PSEO expansion gets committee approval
Erin Schmidtke, Session Daily, March 6, 2012 –
Post-secondary enrollment options for high-school aged students could become available to a broader range of learners, starting this year.
PSEO is a program that allows juniors and seniors to take college courses as a substitute for their schools’ classes. Current statute limits enrollment in the program to high-achieving students. Rep. Dean Urdahl (R-Grove City) believes that students who don’t meet that requirement should have the chance to take one PSEO course, with the opportunity to continue in PSEO if they are successful.
His bill, HF2025, would also incorporate vocational and technical education into PSEO by encouraging secondary and post-secondary institutions to form educational partnerships with local entrepreneurs. The bill would establishe a task force to advise the Legislature how to best include career and technical education into instruction.
The House Education Reform Committee approved the bill, sending it to the House Education Finance Committee.
Proponents explained that expanding PSEO would make it more inclusive for Minnesota students. Tony Simmons, program director at the High School for Recording Arts, hopes the bill would decrease the academic achievement gap, especially minority students and those whose parents did not attend college.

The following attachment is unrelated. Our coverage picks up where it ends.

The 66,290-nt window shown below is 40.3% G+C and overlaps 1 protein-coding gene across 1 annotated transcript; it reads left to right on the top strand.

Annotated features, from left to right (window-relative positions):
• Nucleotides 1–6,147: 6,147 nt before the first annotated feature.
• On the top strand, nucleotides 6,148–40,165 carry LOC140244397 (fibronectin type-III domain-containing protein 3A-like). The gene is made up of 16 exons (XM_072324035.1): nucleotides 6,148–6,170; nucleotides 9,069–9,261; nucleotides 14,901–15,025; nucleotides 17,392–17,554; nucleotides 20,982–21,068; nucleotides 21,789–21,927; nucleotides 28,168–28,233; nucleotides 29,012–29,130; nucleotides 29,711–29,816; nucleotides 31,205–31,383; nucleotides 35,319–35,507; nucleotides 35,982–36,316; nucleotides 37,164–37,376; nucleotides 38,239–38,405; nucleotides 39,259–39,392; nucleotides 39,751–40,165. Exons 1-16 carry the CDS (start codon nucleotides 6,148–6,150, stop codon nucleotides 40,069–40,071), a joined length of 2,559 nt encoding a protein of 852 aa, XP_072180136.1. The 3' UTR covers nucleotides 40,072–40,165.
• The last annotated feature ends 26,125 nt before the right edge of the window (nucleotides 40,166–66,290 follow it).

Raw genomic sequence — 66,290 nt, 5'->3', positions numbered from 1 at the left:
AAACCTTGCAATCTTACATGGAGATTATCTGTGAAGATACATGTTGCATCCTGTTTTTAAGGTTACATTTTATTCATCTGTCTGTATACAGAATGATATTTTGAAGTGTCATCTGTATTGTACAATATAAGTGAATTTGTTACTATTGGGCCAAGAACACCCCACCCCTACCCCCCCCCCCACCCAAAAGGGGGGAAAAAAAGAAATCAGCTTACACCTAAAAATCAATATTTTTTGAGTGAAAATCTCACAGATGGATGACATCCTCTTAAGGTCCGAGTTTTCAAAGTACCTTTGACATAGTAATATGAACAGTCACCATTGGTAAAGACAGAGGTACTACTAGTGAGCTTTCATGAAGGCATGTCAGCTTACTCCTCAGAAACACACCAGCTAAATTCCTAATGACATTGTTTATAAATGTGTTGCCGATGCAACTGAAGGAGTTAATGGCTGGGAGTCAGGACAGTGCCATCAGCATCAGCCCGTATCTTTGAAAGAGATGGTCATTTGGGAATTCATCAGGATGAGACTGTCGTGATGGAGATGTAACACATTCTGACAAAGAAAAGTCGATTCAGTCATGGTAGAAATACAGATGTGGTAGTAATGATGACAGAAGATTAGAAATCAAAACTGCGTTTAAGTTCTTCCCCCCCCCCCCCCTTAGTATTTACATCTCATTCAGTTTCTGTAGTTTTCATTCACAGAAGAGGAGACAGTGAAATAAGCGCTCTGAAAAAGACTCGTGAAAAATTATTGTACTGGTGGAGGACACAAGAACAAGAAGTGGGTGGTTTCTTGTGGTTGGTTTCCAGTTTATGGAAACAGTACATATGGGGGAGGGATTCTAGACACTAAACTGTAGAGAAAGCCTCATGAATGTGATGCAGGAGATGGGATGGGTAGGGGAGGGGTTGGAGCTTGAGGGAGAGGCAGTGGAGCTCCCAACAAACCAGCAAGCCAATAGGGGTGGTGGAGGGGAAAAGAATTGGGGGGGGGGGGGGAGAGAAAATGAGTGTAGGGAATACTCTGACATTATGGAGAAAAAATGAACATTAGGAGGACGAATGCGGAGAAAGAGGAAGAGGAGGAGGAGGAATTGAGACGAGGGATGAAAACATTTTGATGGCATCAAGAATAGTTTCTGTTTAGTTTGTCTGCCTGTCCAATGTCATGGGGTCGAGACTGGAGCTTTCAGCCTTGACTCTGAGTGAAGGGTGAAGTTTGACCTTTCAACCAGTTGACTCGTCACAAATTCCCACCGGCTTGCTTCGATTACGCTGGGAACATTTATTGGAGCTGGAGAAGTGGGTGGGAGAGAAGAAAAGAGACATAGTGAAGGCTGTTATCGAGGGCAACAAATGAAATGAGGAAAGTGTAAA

“I can say to you, from experience, that creating a college-going culture by use of PSEO makes a huge difference,” Simmons said.
Rep. Carlos Mariani (DFL-St. Paul) also supports the bill, but stressed caution when moving forward in the legislative process. He noted that the Senate companion allows for further opening of PSEO, allowing for-profit schools to qualify as PSEO-approved colleges.
“I know a number of these institutions and greatly appreciate what they do and the quality of their work. But I also know a number of them who are the opposite,” Mariani said.
Rep. Andrea Kieffer (R-Woodbury) also spoke in support of the bill, which continues to limit PSEO to high school juniors and seniors. She worried that increasing the program to those in younger grades would open college courses to students who are not prepared.
– Erin Schmidtke